Monsters of Folk | A Review of The Monsters of Folk’s Self-Titled Album

Supergroups seem to be all the rage these days and why not? The effect of Supergroups are obvious and economical, musicians like to play and perform with their peers, it’s what they do, they perform, and the better the group is as a whole the better they feel about their individual performances. The Monsters of Folk is a variation on the whole super group idea. Bands like Chicken Foot, a Supergroup, are made up of some of the most prolific figures in the music industry and rock world, Sammy Hager, Joe Satriani, Michael Anthony and Chad Smith. Essentially that band is made up of the bones of Van Halen and the Red Hot Chili Peppers. The Monsters of Folk and its’ members are cut from a different cloth. Made up of some very talented men, the guys that constitute the Monsters of Folk are much less prolific then the men who make up the roster for Chicken Foot. Jim James of My Morning Jacket was very much responsible for the eclectic and richly performed tracks off of My Morning Jacket’s last album Evil Urges, (the track Librarian is especially odd and enjoyable, highly recommended). He and Matt Ward of M. Ward and She & Him make up the notables of this group. There is of course Conor Oberst and Mike Mogis of Bright Eyes, they round out the foursome, though they are lesser known by most.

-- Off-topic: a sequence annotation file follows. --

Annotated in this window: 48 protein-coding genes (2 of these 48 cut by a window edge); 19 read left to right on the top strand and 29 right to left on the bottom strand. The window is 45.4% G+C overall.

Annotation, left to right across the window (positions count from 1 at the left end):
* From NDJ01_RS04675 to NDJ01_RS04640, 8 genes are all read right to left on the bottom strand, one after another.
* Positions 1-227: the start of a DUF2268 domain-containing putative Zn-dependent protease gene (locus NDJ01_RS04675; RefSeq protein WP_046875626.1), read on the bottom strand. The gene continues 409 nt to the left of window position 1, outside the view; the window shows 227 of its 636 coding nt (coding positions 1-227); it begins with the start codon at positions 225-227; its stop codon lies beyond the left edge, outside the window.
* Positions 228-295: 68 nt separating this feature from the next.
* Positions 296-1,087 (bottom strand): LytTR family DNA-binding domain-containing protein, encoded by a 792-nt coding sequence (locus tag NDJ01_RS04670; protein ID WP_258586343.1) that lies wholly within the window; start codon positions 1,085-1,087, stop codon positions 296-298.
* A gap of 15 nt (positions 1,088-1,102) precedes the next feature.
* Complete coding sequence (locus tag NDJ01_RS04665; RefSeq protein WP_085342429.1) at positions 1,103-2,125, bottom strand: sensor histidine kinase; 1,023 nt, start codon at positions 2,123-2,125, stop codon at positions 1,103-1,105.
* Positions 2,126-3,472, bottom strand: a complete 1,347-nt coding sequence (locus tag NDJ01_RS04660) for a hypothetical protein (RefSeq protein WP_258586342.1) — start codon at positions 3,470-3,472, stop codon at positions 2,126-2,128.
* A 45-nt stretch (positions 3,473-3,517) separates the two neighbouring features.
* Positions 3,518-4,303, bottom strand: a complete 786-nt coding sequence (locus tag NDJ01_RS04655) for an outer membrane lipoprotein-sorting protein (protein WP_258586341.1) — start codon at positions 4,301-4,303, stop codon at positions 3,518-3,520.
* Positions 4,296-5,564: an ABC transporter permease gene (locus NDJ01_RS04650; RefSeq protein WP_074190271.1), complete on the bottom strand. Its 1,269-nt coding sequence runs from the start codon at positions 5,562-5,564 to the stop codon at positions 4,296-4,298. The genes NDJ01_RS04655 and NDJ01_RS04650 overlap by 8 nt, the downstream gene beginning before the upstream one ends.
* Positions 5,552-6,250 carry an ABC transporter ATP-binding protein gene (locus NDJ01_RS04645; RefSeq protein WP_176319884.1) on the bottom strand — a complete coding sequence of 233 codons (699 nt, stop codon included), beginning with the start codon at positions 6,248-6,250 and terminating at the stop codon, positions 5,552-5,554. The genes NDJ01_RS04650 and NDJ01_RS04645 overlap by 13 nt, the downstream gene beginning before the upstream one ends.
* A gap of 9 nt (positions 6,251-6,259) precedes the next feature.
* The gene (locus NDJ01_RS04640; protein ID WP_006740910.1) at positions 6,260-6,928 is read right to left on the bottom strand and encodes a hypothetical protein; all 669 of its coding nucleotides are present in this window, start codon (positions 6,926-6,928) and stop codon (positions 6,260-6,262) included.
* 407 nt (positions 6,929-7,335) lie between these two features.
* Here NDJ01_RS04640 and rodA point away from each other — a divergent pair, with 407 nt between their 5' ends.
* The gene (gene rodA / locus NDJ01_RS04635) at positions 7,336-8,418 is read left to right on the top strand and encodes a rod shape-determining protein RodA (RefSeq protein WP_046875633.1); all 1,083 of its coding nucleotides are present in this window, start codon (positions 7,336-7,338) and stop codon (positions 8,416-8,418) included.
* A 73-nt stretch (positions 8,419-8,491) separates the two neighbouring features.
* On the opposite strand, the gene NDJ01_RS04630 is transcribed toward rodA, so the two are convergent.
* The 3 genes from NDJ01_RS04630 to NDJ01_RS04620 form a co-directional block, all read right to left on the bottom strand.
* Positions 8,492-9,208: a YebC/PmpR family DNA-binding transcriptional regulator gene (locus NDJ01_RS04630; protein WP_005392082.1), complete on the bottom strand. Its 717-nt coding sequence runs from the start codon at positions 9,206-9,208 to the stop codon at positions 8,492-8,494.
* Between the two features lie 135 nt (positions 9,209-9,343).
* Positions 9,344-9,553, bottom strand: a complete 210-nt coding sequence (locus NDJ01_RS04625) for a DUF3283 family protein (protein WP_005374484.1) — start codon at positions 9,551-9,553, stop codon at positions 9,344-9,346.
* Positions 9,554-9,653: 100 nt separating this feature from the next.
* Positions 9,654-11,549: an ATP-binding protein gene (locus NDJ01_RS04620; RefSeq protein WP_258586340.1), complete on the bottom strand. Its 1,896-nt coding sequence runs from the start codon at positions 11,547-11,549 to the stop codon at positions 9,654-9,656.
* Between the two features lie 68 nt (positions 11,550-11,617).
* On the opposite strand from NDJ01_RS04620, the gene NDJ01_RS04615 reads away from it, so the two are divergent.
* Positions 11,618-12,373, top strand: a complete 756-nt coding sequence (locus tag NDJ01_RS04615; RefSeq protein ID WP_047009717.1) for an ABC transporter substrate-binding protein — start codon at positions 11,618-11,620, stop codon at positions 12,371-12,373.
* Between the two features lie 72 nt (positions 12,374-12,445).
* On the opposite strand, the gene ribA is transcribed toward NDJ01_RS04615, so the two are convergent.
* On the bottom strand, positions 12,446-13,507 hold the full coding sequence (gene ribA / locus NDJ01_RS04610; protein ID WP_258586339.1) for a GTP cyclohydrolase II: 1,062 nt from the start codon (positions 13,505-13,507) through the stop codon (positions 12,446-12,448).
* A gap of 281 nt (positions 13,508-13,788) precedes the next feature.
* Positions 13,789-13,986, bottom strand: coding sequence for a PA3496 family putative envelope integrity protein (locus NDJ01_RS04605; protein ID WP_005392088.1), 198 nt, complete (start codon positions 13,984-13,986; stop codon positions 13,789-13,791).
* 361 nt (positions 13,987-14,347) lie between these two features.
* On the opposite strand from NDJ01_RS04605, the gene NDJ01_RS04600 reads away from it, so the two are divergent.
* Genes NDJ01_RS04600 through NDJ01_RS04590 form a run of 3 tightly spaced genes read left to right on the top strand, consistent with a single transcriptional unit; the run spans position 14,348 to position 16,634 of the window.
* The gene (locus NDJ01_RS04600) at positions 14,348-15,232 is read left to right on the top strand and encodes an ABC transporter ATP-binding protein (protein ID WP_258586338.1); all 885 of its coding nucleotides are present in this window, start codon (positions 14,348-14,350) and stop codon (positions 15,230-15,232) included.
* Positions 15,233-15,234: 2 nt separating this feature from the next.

So what makes the Monsters of Folk more a supergroup with a small ‘s’? Is that the members are not exactly household names? Well… yes. But that is not a bad thing, as a band these men make an indie powerhouse, their talent is not in question and what they have produced together is much more diverse than what they have done on their own.

The Monsters of Folk’s self-title album is full of articulate well conceived songs. Each track taking a bit of the greatness from one of the contributors. Just because this band is a minor supergroup does not mean that it will be over should be. The Monsters of Folk exude what the current nature of indie folk world has to offer. Perhaps if one of the members of Fleet Foxes made an appearance then the experiment would be complete, but that is just wishful thinking. As it stands though, the album itself leaves you at some points craving more musical exploration in stead of lyrical exercises in folk lore. The highlights of the album come directly from M. Ward’s contribution on the vocal front. Every song in which Matt sings we find ourselves listening more attentively. If you do not believe in or are not aware of the current indie folk movement going on in the world today then this album will give you an idea of what is going on. Folk rock has become more accessible over the past few years and it is primarily due to the contributions of the men that make up this not so small ‘s’ supergroup. Absolutely pick up this album for these tracks, Tamazacal, The Right Place, Baby Boomer, Ahead of the Curve, Slow Down Jo, Sandman, The Brakeman and Me and His Master’s Voice.

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